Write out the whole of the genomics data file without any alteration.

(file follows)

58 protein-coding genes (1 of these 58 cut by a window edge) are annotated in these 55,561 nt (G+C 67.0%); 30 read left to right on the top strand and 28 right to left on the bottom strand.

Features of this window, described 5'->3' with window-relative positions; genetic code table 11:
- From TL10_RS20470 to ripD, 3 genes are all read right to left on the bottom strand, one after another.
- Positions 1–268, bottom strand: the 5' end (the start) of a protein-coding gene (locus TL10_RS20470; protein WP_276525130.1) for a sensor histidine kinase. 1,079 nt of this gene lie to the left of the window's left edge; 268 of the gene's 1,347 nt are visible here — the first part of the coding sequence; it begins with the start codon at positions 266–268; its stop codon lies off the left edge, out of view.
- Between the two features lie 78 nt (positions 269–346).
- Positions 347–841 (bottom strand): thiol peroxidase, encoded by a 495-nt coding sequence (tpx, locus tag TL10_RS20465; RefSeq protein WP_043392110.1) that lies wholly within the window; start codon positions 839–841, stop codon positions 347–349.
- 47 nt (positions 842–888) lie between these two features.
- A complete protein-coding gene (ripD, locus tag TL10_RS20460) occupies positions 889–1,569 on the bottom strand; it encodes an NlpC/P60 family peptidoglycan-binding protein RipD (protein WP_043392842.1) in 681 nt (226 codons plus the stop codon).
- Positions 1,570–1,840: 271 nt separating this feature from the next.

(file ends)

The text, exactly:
58 protein-coding genes (1 of these 58 cut by a window edge) are annotated in these 55,561 nt (G+C 67.0%); 30 read left to right on the top strand and 28 right to left on the bottom strand.

Features of this window, described 5'->3' with window-relative positions; genetic code table 11:
- From TL10_RS20470 to ripD, 3 genes are all read right to left on the bottom strand, one after another.
- Positions 1–268, bottom strand: the 5' end (the start) of a protein-coding gene (locus TL10_RS20470; protein WP_276525130.1) for a sensor histidine kinase. 1,079 nt of this gene lie to the left of the window's left edge; 268 of the gene's 1,347 nt are visible here — the first part of the coding sequence; it begins with the start codon at positions 266–268; its stop codon lies off the left edge, out of view.
- Between the two features lie 78 nt (positions 269–346).
- Positions 347–841 (bottom strand): thiol peroxidase, encoded by a 495-nt coding sequence (tpx, locus tag TL10_RS20465; RefSeq protein WP_043392110.1) that lies wholly within the window; start codon positions 839–841, stop codon positions 347–349.
- 47 nt (positions 842–888) lie between these two features.
- A complete protein-coding gene (ripD, locus tag TL10_RS20460) occupies positions 889–1,569 on the bottom strand; it encodes an NlpC/P60 family peptidoglycan-binding protein RipD (protein WP_043392842.1) in 681 nt (226 codons plus the stop codon).
- Positions 1,570–1,840: 271 nt separating this feature from the next.